In Venice, on the square in front of the grand Dominican Church of Saints John and Paul (Zannipoli, in the Venetian dialect), stands a colossal bronze statue of a 15th-century military leader, Bartolomeo Colleoni, a mercenary who led the republic’s land forces when the city was at the height of its power. If it were not for the fact that Venice has few outdoor sculptures devoted to military figures, the looming equestrian statue would not be remarkable, as it is not much different from the thousands of other military statues that stand tall (or tall in the saddle) in most of the world’s cities. In New York, on the slope of a hill in Central Park, Jagiello, a 15th-century Polish king and scourge of the Teutonic Knights, rises in the stirrups of his armored war horse, crossing two broadswords dramatically over his helmeted head, while half a mile away, just across from the Plaza Hotel, a serenely untroubled William Tecumseh Sherman, also on horseback, is led into posterity by a female figure representing Victory. This is what most military statuary is like: representations of glory and valor, the heroic and the hallowed. The hell of war knowingly spoken of by Sherman, the ghastly reality of death and dismemberment, are generally not what the commissioners of memorials require of sculptors.
On rare occasions, artists and city fathers agree that loss must be acknowledged, especially after a war, or a battle, that goes badly. In the small German town of Dottingen, near the Black Forest, a somber stone cross behind an empty helmet silently honors World War II dead from that village. On one of the most famous of all war monuments, Maya Lin’s elegantly somber Vietnam Wall, names carved into polished black stone memorialize the dead. These memorials, and others like them, are not definitively antiwar statements—certainly Lin’s masterpiece is meant also to do honor, not to protest—yet their designers and sculptors chose not to celebrate the glory and grandiosity that have been key to selling the idea of war for millennia.
In the collection of the Hirshhorn Museum, a strange, haunting sculpture also looks past the pomp of power to the circumstance of battle. The American artist Paul Thek completed the piece Warrior’s Leg between 1966 and 1967. Encased in a Lucite box reminiscent of reliquaries that contain the bones of saints, the sculpture made of wood, wax, leather, metal and paint depicts, with startling realism, the calf and foot of a soldier from the age of the Roman Empire, hacked off at the knee.
Thek (pronounced “Tek”) possessed a wide range of technical skills and an even wider range of aesthetic interests and intellectual concerns. His work was often in advance even of the avant-garde of the time, and though he sold some paintings and sculptures, he never enjoyed much success in his lifetime. (He died of AIDS at age 55 in 1988.) This may have been due in part to difficult, sometimes off-putting subject matter. But Thek himself was difficult, according to Carolyn Alexander of the New York gallery Alexander and Bonin, which represents his work: “Thek was not the easiest person, and his gallery relationships often foundered.” Alexander’s partner, Ted Bonin, elaborates: “He didn’t really care if the art world liked his work, or liked him.”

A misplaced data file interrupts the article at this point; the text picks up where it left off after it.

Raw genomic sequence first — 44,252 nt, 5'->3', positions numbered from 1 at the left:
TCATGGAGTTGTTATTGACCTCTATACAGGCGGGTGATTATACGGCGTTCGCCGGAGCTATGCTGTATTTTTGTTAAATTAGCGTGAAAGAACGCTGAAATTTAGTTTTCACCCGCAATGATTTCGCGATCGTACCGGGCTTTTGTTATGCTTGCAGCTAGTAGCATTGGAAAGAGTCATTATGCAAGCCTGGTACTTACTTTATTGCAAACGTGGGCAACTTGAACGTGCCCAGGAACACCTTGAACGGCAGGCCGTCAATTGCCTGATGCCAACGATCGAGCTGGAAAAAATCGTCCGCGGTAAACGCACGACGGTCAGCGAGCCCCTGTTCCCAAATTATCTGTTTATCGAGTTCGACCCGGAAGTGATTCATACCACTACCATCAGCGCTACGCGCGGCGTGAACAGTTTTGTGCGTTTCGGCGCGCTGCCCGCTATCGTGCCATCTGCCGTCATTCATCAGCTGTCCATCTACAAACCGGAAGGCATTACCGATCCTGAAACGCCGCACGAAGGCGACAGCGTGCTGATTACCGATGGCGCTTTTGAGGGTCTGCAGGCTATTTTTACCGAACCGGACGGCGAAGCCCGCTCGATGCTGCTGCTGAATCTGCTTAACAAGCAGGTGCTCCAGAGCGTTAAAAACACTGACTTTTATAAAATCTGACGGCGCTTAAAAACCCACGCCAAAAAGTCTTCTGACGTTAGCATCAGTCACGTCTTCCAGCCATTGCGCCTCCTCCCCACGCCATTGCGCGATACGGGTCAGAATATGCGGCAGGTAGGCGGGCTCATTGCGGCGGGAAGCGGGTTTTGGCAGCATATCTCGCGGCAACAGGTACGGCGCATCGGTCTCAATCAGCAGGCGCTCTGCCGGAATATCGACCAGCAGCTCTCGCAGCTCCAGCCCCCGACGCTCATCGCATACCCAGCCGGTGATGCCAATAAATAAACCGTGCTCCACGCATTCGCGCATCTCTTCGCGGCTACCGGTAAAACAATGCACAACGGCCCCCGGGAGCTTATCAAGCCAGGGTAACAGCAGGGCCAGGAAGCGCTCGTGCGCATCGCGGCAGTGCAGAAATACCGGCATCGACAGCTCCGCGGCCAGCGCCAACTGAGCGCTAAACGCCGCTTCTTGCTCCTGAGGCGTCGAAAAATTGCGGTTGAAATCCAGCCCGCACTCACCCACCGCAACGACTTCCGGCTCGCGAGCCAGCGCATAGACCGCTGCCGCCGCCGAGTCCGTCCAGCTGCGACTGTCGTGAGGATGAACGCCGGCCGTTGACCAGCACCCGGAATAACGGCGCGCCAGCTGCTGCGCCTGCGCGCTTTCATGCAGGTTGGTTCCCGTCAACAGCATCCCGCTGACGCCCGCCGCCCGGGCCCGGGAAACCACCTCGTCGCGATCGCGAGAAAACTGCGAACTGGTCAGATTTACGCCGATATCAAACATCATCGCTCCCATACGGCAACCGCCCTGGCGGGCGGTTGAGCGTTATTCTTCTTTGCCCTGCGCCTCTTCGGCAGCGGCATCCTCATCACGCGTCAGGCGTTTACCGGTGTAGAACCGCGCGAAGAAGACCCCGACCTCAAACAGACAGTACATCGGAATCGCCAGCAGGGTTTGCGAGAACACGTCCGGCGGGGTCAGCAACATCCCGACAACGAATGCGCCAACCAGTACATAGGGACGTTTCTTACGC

Better known in Europe than in his own country, Thek was a keen observer of popular culture and its symbiotic technologies. “I’m extremely interested in using and painting the new images of our time,” he wrote in 1963, “particularly those of television and the cinema. The images themselves, when transposed, offer a rich, and for me, an exciting source of what I consider a new mythology.” For example, during the early 1960s, Thek painted a series of TV screens—he called them “Television Analyzations”—that were at once ordinary and mysterious, iconic and ironic. In one, a woman’s lips are shown in close-up above a pearl necklace, as if prefiguring the allure of the shopping channels.
Thek was particularly fascinated by reliquaries—he fabricated boxes around such odd bits of anthropological detritus as false teeth and a birthday cake. The Warrior’s Leg, and a similarly realistic arm (also at the Hirshhorn), are what some critics called his “meat pieces.” Many of these are realistic depictions of slabs of raw beef in transparent boxes, or, in one wry example, in a Brillo box of the kind made famous by Andy Warhol.
One hallmark of an exceptional work of art is its ability to remain relevant. The countless statues that celebrate great victories and honor heroes of wars past stir the emotions of those who remember those wars, but as time and generations pass, their power wanes. From dramas of life and death, to the vivid memories promised by Shakespeare’s Henry V, to the cool appraisals of history books, gradually but inevitably, all wars, and the battles that decide their outcomes, recede toward that distant plain on which the Aecheans vanquished Troy. We look at the larger-than-life statues of warriors whose names once stiffened the spines and lifted the hearts of all who heard them, and somehow they are just statues, no longer much more than bronze or marble. But in Thek’s sad, disembodied leg, left on some ancient field of the artist’s imagining, we see a monument that despite its ancient trappings, defies time. This is an unsentimental memorial to horror and loss—war’s unrelenting companions—a grim reminder that even as the bands play on, some will no longer march.